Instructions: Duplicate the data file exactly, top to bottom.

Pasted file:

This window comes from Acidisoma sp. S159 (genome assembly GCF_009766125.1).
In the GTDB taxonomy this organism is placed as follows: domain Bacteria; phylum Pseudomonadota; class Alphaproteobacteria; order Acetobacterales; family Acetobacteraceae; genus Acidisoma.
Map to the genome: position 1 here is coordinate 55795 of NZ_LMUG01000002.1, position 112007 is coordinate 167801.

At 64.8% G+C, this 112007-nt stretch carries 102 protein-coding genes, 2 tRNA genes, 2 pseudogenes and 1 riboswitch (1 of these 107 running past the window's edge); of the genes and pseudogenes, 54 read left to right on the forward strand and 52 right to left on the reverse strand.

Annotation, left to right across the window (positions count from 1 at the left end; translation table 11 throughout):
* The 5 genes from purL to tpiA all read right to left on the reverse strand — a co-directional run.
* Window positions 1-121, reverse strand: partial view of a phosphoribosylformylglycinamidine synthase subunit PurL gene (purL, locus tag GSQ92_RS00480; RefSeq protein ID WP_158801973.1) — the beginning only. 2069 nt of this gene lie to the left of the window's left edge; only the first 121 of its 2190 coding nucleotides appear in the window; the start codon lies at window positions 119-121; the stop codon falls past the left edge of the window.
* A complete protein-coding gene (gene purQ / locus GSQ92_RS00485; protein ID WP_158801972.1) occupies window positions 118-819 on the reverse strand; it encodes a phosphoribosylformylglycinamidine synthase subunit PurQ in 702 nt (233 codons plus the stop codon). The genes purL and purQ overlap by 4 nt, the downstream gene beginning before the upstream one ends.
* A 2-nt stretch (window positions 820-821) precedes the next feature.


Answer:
This window comes from Acidisoma sp. S159 (genome assembly GCF_009766125.1).
In the GTDB taxonomy this organism is placed as follows: domain Bacteria; phylum Pseudomonadota; class Alphaproteobacteria; order Acetobacterales; family Acetobacteraceae; genus Acidisoma.
Map to the genome: position 1 here is coordinate 55795 of NZ_LMUG01000002.1, position 112007 is coordinate 167801.

At 64.8% G+C, this 112007-nt stretch carries 102 protein-coding genes, 2 tRNA genes, 2 pseudogenes and 1 riboswitch (1 of these 107 running past the window's edge); of the genes and pseudogenes, 54 read left to right on the forward strand and 52 right to left on the reverse strand.

Annotation, left to right across the window (positions count from 1 at the left end; translation table 11 throughout):
* The 5 genes from purL to tpiA all read right to left on the reverse strand — a co-directional run.
* Window positions 1-121, reverse strand: partial view of a phosphoribosylformylglycinamidine synthase subunit PurL gene (purL, locus tag GSQ92_RS00480; RefSeq protein ID WP_158801973.1) — the beginning only. 2069 nt of this gene lie to the left of the window's left edge; only the first 121 of its 2190 coding nucleotides appear in the window; the start codon lies at window positions 119-121; the stop codon falls past the left edge of the window.
* A complete protein-coding gene (gene purQ / locus GSQ92_RS00485; protein ID WP_158801972.1) occupies window positions 118-819 on the reverse strand; it encodes a phosphoribosylformylglycinamidine synthase subunit PurQ in 702 nt (233 codons plus the stop codon). The genes purL and purQ overlap by 4 nt, the downstream gene beginning before the upstream one ends.
* A 2-nt stretch (window positions 820-821) precedes the next feature.